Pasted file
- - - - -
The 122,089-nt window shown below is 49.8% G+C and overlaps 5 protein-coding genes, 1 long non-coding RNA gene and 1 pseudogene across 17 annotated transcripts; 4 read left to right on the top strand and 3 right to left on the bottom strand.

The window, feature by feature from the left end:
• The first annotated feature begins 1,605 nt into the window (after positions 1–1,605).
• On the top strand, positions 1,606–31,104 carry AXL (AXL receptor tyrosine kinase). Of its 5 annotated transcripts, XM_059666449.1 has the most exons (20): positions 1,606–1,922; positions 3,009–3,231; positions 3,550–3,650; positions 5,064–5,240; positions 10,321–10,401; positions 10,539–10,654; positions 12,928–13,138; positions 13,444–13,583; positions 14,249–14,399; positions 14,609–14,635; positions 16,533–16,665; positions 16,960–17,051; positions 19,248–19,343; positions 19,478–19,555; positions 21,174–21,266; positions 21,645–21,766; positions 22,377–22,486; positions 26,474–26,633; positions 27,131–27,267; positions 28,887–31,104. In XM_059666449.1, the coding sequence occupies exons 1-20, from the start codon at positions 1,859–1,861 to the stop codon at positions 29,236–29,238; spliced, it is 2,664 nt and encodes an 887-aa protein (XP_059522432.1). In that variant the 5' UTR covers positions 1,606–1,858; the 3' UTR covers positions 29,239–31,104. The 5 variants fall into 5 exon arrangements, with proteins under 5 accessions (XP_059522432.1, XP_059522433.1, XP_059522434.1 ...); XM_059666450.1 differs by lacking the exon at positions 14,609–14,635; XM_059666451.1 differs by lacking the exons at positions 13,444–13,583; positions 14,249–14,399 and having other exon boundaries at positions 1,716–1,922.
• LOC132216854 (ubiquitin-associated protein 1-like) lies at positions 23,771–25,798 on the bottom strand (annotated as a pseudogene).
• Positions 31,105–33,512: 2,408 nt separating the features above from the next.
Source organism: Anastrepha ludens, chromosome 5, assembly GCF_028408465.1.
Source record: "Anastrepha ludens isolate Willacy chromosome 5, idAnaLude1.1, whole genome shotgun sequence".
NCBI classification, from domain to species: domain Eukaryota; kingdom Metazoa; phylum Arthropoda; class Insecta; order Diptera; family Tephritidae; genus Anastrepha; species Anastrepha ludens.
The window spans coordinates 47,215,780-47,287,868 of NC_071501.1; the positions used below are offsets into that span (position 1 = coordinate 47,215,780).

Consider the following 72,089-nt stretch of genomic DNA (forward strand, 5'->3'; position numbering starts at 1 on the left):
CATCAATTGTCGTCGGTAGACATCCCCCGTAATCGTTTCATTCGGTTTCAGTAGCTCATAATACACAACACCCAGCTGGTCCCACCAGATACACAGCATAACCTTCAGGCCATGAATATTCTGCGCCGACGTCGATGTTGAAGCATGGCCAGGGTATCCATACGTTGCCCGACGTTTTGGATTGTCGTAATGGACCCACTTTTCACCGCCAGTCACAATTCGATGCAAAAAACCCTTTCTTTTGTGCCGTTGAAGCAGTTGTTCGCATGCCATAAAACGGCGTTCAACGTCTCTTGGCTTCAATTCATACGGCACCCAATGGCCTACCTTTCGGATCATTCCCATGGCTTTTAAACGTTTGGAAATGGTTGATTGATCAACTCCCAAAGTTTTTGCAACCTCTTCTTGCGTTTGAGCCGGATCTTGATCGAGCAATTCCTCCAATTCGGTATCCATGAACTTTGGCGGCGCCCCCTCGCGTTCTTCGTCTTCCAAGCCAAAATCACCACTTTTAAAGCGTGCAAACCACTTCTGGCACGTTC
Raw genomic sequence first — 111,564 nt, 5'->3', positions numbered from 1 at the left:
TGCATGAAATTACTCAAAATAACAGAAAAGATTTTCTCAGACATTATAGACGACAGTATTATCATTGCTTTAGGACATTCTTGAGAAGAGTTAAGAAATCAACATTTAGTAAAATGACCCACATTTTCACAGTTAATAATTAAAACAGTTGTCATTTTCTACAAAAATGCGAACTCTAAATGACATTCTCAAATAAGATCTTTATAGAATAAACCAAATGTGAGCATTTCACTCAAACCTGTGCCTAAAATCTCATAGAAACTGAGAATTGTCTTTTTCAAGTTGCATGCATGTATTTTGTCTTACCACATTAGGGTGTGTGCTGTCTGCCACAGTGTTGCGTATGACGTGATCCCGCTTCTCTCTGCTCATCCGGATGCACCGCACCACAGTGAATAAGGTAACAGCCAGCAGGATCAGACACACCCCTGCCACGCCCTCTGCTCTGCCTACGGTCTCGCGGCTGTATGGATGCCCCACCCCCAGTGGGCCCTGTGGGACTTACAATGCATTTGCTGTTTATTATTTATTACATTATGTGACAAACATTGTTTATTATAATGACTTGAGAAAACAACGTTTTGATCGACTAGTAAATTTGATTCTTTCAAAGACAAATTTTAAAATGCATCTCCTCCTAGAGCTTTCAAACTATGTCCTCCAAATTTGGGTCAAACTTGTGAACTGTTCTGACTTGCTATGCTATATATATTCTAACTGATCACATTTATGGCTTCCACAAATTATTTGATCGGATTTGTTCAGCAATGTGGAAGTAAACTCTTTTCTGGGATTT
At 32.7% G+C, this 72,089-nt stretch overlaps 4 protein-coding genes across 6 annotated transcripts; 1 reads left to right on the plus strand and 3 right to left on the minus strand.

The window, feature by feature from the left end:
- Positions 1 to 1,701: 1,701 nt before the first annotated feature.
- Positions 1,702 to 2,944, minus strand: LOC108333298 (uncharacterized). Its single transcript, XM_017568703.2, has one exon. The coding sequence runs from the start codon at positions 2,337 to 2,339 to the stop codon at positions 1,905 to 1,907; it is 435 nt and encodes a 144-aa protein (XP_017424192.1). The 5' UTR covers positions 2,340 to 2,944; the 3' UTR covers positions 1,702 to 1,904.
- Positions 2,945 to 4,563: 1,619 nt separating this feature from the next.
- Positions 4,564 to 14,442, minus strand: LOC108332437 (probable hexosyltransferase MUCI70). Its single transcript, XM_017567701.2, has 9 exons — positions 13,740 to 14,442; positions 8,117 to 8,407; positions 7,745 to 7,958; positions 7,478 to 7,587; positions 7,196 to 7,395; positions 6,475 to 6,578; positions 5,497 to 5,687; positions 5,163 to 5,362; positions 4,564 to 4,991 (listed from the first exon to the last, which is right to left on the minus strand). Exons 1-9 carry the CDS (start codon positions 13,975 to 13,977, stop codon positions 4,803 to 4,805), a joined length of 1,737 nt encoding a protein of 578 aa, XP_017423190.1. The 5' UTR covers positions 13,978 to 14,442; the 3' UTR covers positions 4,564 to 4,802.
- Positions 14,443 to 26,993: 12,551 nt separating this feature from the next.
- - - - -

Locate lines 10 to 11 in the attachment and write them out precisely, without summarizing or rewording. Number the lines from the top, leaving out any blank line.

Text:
The window spans coordinates 47,215,780-47,287,868 of NC_071501.1; the positions used below are offsets into that span (position 1 = coordinate 47,215,780).

Consider the following 72,089-nt stretch of genomic DNA (forward strand, 5'->3'; position numbering starts at 1 on the left):